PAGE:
Chapter 21. The Internet: Reflections on Our Present Discontents
There are not many happy campers on the Internet these days or, at least, not many idealistic happy campers. Malicious worms and viruses, an ever-rising tide of spam, commercialism in its crassest forms, lawsuits over Internet filters in libraries, nagging questions about privacy in the face of governmental and corporate surveillance, the apparent success of gambling, pornography, and every scam imaginable, monopolistic software of poor quality, the ubiquitous frustrations of employees dealing with crotchety tools they have no hope of understanding, nasty battles over copyright none of this is calculated to make one feel warmly about the online experience.
I generally try to avoid carping about the more obvious dysfunctions of the digital society. For one thing, because the dysfunctions are obvious, they draw plenty of attention from others. For another, I have a basic faith that any given dysfunction will sooner or later yield to human ingenuity. Most importantly, my concern has always been with the effects of technology when it does exactly what we want it to, without seeming to bite back. This apparent harmony conceals the deeper danger, which results from too passive a willingness to adapt ourselves to the machinery around us.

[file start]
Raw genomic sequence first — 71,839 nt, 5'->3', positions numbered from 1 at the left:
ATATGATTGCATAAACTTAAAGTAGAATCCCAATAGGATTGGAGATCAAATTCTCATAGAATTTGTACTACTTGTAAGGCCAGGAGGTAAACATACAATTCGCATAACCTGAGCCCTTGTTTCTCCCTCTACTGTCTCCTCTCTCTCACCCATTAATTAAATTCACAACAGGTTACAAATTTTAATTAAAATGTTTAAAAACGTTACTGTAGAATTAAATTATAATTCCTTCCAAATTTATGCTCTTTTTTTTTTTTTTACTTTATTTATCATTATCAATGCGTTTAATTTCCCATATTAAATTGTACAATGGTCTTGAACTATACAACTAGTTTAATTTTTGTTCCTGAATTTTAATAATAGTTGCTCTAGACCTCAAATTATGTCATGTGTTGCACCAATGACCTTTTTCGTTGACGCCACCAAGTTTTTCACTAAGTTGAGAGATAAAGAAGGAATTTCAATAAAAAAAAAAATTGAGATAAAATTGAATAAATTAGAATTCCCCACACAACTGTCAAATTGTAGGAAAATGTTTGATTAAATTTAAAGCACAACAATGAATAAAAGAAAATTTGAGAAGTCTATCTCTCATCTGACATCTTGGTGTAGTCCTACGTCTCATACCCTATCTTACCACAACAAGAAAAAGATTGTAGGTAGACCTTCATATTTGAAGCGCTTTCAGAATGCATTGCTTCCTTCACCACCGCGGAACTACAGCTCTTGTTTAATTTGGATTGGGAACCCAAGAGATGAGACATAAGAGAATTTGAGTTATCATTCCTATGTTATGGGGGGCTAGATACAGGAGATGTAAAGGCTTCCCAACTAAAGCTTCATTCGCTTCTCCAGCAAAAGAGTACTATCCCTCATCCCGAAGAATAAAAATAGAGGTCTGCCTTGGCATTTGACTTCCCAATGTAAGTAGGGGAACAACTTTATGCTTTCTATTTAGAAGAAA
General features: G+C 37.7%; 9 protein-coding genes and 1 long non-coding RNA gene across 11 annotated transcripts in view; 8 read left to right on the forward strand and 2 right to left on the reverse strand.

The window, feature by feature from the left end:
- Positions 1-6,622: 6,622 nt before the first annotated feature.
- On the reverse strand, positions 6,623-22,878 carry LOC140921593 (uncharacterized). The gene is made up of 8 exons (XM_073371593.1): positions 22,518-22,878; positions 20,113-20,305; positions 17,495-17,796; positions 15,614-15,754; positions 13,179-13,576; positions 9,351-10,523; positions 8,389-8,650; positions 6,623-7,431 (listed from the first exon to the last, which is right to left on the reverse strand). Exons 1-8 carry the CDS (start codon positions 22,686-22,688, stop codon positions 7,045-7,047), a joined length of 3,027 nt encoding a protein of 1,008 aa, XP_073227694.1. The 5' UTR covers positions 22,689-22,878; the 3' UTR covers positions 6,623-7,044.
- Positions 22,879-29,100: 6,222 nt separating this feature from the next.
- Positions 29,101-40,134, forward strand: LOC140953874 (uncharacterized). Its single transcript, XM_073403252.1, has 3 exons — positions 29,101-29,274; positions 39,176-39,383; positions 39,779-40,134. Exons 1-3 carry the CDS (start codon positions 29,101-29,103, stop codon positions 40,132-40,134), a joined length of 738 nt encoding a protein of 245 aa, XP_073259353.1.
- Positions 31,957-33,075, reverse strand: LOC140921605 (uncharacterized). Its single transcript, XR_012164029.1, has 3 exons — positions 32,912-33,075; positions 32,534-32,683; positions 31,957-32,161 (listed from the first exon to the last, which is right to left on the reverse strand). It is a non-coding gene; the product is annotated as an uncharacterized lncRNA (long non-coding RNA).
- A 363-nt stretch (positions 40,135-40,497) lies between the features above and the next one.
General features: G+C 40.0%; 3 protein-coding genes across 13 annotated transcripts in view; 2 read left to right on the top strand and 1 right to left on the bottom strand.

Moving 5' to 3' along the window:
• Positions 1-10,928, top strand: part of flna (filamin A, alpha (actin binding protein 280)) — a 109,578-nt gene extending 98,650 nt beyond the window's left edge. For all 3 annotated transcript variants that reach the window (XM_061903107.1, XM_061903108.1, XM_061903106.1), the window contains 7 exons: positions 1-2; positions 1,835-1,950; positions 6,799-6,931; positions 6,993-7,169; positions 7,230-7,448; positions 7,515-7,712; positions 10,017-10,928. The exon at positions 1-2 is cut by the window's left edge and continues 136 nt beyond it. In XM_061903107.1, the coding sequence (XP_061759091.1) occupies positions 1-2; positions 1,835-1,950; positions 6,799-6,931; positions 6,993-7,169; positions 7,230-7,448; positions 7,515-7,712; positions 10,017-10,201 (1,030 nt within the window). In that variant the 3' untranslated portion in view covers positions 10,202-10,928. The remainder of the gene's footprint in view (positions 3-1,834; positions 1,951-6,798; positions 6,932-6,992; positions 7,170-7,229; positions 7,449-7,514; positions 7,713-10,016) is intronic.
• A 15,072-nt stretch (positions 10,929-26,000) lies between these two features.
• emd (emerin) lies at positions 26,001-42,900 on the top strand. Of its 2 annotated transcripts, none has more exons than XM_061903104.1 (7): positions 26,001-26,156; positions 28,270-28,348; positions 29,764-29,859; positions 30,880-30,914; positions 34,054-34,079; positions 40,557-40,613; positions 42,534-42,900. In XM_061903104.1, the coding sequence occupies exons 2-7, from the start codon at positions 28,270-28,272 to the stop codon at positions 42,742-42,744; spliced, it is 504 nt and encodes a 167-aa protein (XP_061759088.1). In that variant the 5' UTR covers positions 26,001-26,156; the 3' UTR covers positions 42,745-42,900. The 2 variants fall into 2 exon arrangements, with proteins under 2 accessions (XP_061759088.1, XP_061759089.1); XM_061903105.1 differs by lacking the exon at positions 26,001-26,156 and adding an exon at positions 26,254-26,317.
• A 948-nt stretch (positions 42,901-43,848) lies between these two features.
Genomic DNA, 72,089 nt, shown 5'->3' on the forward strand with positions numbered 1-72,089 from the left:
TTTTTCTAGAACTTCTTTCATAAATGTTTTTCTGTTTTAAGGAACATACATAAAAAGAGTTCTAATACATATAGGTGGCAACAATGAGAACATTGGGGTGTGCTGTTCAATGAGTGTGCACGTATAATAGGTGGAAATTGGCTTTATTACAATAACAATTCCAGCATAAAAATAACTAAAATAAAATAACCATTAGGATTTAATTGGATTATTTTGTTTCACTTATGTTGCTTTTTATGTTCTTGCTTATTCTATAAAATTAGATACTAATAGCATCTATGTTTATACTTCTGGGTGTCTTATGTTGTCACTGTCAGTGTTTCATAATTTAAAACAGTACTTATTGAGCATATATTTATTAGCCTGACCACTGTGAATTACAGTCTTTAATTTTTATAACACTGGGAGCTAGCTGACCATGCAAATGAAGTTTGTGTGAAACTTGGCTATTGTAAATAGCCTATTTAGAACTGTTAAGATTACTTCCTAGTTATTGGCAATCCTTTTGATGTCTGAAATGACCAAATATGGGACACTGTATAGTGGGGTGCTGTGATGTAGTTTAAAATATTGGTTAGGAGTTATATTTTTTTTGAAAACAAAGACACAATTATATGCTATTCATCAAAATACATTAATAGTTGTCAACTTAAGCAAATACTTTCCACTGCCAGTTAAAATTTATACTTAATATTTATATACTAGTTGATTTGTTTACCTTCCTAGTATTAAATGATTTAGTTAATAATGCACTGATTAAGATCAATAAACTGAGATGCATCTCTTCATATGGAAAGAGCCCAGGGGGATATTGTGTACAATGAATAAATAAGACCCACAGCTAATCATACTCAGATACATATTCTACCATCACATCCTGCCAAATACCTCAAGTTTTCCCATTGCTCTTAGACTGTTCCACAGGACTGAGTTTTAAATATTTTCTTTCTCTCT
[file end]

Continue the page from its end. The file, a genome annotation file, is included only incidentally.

Moreover, the glitches, vexations, and more obvious failures of technology even have a certain virtue: they can jolt us out of our mesmerized, lockstep conformity to the machinery around us and into remembrance of ourselves as distinct from the machinery.
But it does seem to me, as I deal with the day's hundred spam messages and read about legislation designed, futilely, to curb Internet gambling or prevent various Net-based abuses of children, that our present discontents reflect far more than inconvenient glitches in the grand march toward an Internet society. We're going to need more than a little technical ingenuity. That's because we're up against some fundamental and recalcitrant problems for which there simply may be no reasonable answers at least, no answers consistent with our inflated expectations for a life of technology-assisted ease.